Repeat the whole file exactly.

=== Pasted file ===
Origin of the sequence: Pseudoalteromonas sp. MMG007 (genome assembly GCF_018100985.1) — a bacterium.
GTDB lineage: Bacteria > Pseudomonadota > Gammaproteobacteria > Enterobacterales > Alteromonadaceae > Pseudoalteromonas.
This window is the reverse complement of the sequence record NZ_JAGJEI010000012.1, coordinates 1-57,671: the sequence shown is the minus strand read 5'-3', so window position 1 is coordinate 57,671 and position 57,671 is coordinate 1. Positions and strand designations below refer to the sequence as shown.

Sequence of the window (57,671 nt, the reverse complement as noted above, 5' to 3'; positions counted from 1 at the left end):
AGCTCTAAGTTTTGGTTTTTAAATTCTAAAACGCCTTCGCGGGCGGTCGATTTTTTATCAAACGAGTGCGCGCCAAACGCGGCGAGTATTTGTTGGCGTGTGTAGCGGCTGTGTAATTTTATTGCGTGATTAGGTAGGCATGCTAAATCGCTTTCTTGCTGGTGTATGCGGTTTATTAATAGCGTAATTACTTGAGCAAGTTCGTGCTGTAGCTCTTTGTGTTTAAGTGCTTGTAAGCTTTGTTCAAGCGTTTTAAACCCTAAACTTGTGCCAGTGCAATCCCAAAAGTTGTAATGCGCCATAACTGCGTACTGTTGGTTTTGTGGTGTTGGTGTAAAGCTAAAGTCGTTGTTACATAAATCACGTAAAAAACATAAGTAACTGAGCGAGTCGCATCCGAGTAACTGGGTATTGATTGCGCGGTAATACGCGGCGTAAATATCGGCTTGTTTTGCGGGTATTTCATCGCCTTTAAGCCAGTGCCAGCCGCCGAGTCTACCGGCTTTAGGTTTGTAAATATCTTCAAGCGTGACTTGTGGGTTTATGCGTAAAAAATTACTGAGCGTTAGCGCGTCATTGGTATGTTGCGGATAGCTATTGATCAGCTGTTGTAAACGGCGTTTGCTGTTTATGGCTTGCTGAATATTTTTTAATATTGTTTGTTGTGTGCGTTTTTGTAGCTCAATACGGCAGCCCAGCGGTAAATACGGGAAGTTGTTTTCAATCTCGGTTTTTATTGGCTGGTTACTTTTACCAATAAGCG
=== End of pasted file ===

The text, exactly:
Origin of the sequence: Pseudoalteromonas sp. MMG007 (genome assembly GCF_018100985.1) — a bacterium.
GTDB lineage: Bacteria > Pseudomonadota > Gammaproteobacteria > Enterobacterales > Alteromonadaceae > Pseudoalteromonas.
This window is the reverse complement of the sequence record NZ_JAGJEI010000012.1, coordinates 1-57,671: the sequence shown is the minus strand read 5'-3', so window position 1 is coordinate 57,671 and position 57,671 is coordinate 1. Positions and strand designations below refer to the sequence as shown.

Sequence of the window (57,671 nt, the reverse complement as noted above, 5' to 3'; positions counted from 1 at the left end):
AGCTCTAAGTTTTGGTTTTTAAATTCTAAAACGCCTTCGCGGGCGGTCGATTTTTTATCAAACGAGTGCGCGCCAAACGCGGCGAGTATTTGTTGGCGTGTGTAGCGGCTGTGTAATTTTATTGCGTGATTAGGTAGGCATGCTAAATCGCTTTCTTGCTGGTGTATGCGGTTTATTAATAGCGTAATTACTTGAGCAAGTTCGTGCTGTAGCTCTTTGTGTTTAAGTGCTTGTAAGCTTTGTTCAAGCGTTTTAAACCCTAAACTTGTGCCAGTGCAATCCCAAAAGTTGTAATGCGCCATAACTGCGTACTGTTGGTTTTGTGGTGTTGGTGTAAAGCTAAAGTCGTTGTTACATAAATCACGTAAAAAACATAAGTAACTGAGCGAGTCGCATCCGAGTAACTGGGTATTGATTGCGCGGTAATACGCGGCGTAAATATCGGCTTGTTTTGCGGGTATTTCATCGCCTTTAAGCCAGTGCCAGCCGCCGAGTCTACCGGCTTTAGGTTTGTAAATATCTTCAAGCGTGACTTGTGGGTTTATGCGTAAAAAATTACTGAGCGTTAGCGCGTCATTGGTATGTTGCGGATAGCTATTGATCAGCTGTTGTAAACGGCGTTTGCTGTTTATGGCTTGCTGAATATTTTTTAATATTGTTTGTTGTGTGCGTTTTTGTAGCTCAATACGGCAGCCCAGCGGTAAATACGGGAAGTTGTTTTCAATCTCGGTTTTTATTGGCTGGTTACTTTTACCAATAAGCG